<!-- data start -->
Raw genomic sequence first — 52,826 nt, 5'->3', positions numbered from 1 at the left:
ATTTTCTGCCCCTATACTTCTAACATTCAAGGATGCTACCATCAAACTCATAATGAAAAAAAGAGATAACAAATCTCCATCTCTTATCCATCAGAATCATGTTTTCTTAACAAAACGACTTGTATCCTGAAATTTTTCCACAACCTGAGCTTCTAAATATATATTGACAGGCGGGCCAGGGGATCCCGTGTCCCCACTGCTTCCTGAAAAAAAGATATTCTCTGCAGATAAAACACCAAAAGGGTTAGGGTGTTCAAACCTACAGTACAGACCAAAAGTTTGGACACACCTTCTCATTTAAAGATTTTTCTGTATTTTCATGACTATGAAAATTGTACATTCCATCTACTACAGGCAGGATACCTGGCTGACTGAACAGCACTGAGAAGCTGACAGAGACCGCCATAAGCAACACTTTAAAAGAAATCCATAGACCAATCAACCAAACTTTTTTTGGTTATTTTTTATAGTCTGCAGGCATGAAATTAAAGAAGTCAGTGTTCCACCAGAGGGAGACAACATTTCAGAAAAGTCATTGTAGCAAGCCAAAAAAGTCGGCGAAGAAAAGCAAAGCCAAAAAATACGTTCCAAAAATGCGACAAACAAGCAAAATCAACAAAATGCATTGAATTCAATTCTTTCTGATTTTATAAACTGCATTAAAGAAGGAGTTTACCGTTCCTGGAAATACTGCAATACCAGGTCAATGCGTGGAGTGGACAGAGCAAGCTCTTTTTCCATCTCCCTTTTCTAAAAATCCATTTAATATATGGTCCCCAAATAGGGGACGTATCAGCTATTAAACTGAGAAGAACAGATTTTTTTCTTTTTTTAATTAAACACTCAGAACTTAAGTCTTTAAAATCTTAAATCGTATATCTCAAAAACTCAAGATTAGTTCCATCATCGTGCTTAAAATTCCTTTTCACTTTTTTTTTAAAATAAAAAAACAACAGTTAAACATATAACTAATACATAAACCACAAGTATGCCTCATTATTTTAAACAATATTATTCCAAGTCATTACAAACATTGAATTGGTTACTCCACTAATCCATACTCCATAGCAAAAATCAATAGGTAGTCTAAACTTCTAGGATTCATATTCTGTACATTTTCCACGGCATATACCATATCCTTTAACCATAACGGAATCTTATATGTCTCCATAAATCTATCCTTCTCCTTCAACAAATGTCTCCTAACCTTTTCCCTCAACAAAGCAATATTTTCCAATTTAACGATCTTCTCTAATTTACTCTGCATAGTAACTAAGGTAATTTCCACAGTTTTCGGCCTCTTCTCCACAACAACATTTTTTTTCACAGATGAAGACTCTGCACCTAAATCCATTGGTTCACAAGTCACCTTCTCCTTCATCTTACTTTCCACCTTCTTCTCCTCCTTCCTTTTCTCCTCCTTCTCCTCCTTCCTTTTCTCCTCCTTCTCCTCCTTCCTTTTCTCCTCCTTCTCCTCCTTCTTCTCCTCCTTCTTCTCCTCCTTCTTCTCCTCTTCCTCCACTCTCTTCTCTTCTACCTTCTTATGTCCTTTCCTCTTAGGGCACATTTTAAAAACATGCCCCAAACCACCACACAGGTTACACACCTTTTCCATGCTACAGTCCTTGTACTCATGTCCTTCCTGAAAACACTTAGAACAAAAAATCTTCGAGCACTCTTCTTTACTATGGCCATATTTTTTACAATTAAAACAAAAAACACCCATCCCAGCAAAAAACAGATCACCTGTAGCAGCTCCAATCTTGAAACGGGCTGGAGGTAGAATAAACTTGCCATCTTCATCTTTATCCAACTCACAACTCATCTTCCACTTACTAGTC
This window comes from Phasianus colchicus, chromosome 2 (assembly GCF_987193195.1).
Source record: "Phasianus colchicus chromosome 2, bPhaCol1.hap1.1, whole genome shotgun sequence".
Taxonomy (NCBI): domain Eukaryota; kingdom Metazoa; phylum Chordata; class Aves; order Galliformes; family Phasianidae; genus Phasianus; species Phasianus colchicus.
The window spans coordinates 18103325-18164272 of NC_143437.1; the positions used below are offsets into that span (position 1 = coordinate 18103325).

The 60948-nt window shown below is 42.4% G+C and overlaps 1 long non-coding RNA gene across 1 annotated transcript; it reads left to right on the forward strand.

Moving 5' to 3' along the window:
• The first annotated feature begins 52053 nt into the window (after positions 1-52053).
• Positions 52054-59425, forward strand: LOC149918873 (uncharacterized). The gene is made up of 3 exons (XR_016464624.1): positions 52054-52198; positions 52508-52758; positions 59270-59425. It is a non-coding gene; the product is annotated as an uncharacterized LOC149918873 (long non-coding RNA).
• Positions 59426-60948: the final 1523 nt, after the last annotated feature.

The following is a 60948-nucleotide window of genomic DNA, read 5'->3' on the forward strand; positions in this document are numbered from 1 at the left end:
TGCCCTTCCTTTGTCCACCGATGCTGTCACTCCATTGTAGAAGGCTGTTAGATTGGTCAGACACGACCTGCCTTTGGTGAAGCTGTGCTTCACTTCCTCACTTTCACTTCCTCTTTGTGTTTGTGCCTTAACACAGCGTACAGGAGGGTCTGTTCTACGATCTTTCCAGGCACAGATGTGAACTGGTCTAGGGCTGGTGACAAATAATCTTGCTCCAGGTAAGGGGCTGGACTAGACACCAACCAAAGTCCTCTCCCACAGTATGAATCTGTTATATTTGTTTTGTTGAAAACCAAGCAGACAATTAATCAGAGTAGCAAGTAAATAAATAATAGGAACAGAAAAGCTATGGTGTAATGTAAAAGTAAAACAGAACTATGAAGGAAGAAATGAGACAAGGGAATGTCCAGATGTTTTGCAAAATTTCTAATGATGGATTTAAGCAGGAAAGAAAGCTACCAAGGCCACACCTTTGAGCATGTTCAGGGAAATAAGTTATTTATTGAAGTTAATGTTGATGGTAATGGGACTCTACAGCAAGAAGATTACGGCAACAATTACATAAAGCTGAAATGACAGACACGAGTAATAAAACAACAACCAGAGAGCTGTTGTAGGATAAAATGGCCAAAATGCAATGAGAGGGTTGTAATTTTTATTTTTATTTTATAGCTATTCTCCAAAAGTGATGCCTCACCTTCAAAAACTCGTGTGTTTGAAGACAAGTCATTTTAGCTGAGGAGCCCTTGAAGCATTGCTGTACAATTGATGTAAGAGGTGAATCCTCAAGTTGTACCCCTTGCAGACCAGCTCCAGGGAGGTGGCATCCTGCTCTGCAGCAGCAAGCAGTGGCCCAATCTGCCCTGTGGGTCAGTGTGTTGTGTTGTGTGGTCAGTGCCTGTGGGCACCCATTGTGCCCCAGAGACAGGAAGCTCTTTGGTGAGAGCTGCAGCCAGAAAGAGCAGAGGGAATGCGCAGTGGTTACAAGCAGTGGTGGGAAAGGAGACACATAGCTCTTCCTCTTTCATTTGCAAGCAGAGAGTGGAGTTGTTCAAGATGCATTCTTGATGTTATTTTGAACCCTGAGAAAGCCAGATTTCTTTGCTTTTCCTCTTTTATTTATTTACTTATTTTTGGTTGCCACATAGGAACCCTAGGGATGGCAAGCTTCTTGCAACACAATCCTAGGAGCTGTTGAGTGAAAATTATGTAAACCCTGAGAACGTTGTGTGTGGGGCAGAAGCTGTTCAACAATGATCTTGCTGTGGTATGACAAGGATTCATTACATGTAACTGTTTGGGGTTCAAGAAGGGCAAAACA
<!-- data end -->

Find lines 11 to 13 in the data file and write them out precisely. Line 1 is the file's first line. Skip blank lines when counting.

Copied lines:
• Positions 59426-60948: the final 1523 nt, after the last annotated feature.

The following is a 60948-nucleotide window of genomic DNA, read 5'->3' on the forward strand; positions in this document are numbered from 1 at the left end:
TGCCCTTCCTTTGTCCACCGATGCTGTCACTCCATTGTAGAAGGCTGTTAGATTGGTCAGACACGACCTGCCTTTGGTGAAGCTGTGCTTCACTTCCTCACTTTCACTTCCTCTTTGTGTTTGTGCCTTAACACAGCGTACAGGAGGGTCTGTTCTACGATCTTTCCAGGCACAGATGTGAACTGGTCTAGGGCTGGTGACAAATAATCTTGCTCCAGGTAAGGGGCTGGACTAGACACCAACCAAAGTCCTCTCCCACAGTATGAATCTGTTATATTTGTTTTGTTGAAAACCAAGCAGACAATTAATCAGAGTAGCAAGTAAATAAATAATAGGAACAGAAAAGCTATGGTGTAATGTAAAAGTAAAACAGAACTATGAAGGAAGAAATGAGACAAGGGAATGTCCAGATGTTTTGCAAAATTTCTAATGATGGATTTAAGCAGGAAAGAAAGCTACCAAGGCCACACCTTTGAGCATGTTCAGGGAAATAAGTTATTTATTGAAGTTAATGTTGATGGTAATGGGACTCTACAGCAAGAAGATTACGGCAACAATTACATAAAGCTGAAATGACAGACACGAGTAATAAAACAACAACCAGAGAGCTGTTGTAGGATAAAATGGCCAAAATGCAATGAGAGGGTTGTAATTTTTATTTTTATTTTATAGCTATTCTCCAAAAGTGATGCCTCACCTTCAAAAACTCGTGTGTTTGAAGACAAGTCATTTTAGCTGAGGAGCCCTTGAAGCATTGCTGTACAATTGATGTAAGAGGTGAATCCTCAAGTTGTACCCCTTGCAGACCAGCTCCAGGGAGGTGGCATCCTGCTCTGCAGCAGCAAGCAGTGGCCCAATCTGCCCTGTGGGTCAGTGTGTTGTGTTGTGTGGTCAGTGCCTGTGGGCACCCATTGTGCCCCAGAGACAGGAAGCTCTTTGGTGAGAGCTGCAGCCAGAAAGAGCAGAGGGAATGCGCAGTGGTTACAAGCAGTGGTGGGAAAGGAGACACATAGCTCTTCCTCTTTCATTTGCAAGCAGAGAGTGGAGTTGTTCAAGATGCATTCTTGATGTTATTTTGAACCCTGAGAAAGCCAGATTTCTTTGCTTTTCCTCTTTTATTTATTTACTTATTTTTGGTTGCCACATAGGAACCCTAGGGATGGCAAGCTTCTTGCAACACAATCCTAGGAGCTGTTGAGTGAAAATTATGTAAACCCTGAGAACGTTGTGTGTGGGGCAGAAGCTGTTCAACAATGATCTTGCTGTGGTATGACAAGGATTCATTACATGTAACTGTTTGGGGTTCAAGAAGGGCAAAACA